Your welding company’s method for stopping fires

Developing and following a hot work procedure is essential for any welding company looking to control their 5,000 degree arcs, compressed flammable gases, spray of sparks, and open flames that occur on a regular basis. Our welding company specializes in cell tower welding, which means we are creating sparks, arcs, and flames up to 200 ft. above dry brush, fields, and forests. The benefit of controlling these processes are decreased fires, decreased liability, welding code compliance, and the capability to easily adapt to a customer’s unique needs or hazards. Most small welding companies loathe another process or written procedure to be written, but by reading this short article, the owner (or responsible individual) can quickly and efficiently identify the primary attributes of a hot work procedure, and get closer to reaping the benefits of a well-controlled hot work process.

The gorillas in the room!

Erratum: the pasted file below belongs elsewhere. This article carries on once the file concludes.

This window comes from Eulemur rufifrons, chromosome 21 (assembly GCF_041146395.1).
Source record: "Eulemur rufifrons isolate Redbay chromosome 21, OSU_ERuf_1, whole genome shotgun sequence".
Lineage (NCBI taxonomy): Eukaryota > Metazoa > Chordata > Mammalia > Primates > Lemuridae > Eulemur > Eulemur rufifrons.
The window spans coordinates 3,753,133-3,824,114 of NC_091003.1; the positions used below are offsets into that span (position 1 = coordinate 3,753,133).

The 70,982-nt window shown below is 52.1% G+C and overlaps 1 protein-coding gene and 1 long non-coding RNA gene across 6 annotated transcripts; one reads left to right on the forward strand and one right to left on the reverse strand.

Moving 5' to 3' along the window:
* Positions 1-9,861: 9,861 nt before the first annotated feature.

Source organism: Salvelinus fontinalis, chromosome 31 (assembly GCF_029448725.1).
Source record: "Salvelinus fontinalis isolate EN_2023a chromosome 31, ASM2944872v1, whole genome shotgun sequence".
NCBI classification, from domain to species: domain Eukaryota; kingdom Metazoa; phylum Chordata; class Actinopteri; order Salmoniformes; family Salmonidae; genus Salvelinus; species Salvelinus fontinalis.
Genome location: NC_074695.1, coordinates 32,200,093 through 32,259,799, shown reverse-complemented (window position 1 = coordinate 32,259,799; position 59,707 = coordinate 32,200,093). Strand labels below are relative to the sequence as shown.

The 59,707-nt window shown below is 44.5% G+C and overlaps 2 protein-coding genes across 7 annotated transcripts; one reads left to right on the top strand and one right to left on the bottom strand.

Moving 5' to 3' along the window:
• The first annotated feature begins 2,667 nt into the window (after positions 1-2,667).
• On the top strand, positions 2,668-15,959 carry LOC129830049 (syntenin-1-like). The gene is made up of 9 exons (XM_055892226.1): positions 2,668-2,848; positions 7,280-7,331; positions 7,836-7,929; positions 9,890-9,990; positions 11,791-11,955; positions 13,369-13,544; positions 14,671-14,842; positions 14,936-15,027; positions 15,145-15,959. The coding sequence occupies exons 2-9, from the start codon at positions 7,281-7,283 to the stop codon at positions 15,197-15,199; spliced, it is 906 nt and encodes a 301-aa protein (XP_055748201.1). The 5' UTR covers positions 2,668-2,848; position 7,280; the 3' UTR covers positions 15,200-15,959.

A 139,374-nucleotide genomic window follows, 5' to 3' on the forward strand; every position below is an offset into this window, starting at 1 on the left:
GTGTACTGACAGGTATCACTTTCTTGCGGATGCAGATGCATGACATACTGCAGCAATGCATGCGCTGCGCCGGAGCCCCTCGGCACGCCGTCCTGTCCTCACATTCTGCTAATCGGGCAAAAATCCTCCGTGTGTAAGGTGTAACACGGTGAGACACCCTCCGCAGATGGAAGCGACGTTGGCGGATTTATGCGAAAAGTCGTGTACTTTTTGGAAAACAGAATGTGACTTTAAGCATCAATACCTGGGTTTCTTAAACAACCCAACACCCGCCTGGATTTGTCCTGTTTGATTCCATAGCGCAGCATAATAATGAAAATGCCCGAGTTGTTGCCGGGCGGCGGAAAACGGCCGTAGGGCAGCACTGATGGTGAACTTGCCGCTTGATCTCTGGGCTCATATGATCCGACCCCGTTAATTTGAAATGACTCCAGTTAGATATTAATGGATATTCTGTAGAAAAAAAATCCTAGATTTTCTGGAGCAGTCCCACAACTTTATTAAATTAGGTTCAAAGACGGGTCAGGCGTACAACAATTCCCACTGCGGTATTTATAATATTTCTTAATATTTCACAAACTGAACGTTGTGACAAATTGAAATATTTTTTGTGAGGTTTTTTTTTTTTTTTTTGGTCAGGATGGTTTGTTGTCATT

Our hot work procedure, which covers grinding, preheating, welding, brazing, cutting, and post-weld heat treating is six pages long. Three of these pages contain all of the signatures, definitions, and some industry standard guidance for fire extinguisher selection. That leaves three pages; three pages of clear and concise requirements to help our employees eliminate the gorillas in the room. Hot work is nothing new, and occurs in-control and out-of-control on thousands of jobsites daily. It’s not rocket science, and it’s not some well-kept secret. The purpose of your Hot Work procedure should be to educate and provide basic rules to everyone in your company to move you from the out-of-control region into the in-control region. By simply removing the big ticket hazards, the high risk practices, you can decrease your liability 100X, that’s a pretty high rate of return for a six page document!

The Four Gorillas

The four facets your hot work procedure needs to detail are:  control of ignition sources, control of combustibles, job assignments, and fire suppression.

Control of Ignition Sources: